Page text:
College Crisis – Are Tuition Free Programs On Their Way Out?
Not even 24 hours ago, I posted on students seeking tuition free colleges in the face of economic turmoil. Now, the New York Times is reporting that the economic crisis is hitting colleges particularly hard and the effects are being felt in layoffs, hiring freezes, postponed construction projects, and tuition increases. The article specifically notes that Tufts University, which currently has a need-blind admissions policy, is reconsidering that position:
“The target of being need-blind is our highest priority,” said Lawrence S. Bacow, president of Tufts. “But with what’s happening in the larger economy, we expect that the incoming class is going to be needier. That’s the real uncertainty.”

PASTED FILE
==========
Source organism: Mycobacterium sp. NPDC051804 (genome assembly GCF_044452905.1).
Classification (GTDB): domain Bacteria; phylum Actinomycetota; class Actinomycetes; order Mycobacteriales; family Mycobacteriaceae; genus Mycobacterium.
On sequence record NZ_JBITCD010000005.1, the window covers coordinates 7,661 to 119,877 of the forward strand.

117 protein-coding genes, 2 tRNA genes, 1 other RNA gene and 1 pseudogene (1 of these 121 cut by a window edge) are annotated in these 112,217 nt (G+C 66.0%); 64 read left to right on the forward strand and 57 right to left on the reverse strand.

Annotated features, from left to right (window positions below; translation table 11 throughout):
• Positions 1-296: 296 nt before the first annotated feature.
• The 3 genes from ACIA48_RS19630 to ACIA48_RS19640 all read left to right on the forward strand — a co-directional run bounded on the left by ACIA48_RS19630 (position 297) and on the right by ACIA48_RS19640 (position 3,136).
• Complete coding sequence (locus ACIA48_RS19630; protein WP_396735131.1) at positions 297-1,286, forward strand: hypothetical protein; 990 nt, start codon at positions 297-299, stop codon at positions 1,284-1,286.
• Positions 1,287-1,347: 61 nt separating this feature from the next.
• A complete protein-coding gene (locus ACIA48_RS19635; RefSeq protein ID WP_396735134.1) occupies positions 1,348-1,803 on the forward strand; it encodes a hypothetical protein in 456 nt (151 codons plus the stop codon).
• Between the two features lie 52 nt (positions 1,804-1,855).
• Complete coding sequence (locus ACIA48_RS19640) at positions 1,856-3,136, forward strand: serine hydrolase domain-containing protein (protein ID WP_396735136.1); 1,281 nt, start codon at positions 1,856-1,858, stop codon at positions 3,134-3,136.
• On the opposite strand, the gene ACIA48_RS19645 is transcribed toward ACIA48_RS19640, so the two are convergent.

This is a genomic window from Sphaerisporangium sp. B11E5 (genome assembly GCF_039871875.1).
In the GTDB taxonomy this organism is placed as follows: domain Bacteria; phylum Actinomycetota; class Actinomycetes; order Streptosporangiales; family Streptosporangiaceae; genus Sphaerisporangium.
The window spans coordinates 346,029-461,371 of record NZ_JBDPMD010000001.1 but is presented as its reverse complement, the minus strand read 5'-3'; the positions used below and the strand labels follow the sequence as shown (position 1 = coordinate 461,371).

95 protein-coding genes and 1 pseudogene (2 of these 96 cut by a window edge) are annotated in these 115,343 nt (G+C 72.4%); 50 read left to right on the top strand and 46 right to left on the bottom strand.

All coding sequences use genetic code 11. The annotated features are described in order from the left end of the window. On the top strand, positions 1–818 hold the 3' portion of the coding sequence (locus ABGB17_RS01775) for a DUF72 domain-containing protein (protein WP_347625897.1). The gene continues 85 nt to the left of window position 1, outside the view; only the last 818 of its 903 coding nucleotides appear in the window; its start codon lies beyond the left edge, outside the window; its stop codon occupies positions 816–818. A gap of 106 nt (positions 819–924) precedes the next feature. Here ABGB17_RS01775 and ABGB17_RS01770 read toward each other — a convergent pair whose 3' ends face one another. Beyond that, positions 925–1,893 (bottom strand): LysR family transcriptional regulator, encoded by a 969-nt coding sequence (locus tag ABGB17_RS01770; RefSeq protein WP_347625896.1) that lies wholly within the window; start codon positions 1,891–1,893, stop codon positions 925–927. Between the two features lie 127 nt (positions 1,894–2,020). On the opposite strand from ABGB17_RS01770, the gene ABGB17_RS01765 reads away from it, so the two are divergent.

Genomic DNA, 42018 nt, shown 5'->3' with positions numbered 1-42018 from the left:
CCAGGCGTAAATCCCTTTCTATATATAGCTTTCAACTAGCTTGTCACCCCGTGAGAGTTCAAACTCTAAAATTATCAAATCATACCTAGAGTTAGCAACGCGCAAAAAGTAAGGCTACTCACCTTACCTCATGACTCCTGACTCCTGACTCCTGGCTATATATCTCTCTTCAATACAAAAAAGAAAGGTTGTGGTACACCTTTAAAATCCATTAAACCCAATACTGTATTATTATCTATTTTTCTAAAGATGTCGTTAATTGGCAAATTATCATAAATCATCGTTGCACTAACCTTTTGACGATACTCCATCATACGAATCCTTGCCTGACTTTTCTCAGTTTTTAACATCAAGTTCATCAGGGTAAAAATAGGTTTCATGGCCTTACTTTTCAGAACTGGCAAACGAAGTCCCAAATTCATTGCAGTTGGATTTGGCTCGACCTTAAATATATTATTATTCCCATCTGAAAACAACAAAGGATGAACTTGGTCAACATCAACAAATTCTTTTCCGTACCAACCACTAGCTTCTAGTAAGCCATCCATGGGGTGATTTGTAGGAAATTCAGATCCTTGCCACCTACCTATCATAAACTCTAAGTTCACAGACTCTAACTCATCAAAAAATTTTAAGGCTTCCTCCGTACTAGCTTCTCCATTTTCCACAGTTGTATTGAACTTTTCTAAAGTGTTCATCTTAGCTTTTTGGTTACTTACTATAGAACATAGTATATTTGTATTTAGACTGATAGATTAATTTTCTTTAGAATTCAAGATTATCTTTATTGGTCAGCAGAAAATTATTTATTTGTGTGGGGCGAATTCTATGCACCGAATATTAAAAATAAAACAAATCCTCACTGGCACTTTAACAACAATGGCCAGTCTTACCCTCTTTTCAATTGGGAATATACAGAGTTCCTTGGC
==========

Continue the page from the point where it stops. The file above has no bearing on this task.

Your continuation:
On the other hand, some colleges, such as Vassar, are actually committing more to financial aid, in spite of the crisis:
Vassar College will give out $1 million more in financial aid this year than originally budgeted, even though the endowment, which provides a third of its operating budget, dropped to $765 million at the end of September, down $80 million from late June. President Catharine Bond Hill of Vassar said the college would reduce its operating costs, but remain need-blind.
In the face of these stories, I can’t help but think that programs offering free tuition to the neediest students will be the first to be cut. Hopefully, Obama’s economic stimulus package will take higher education costs into account.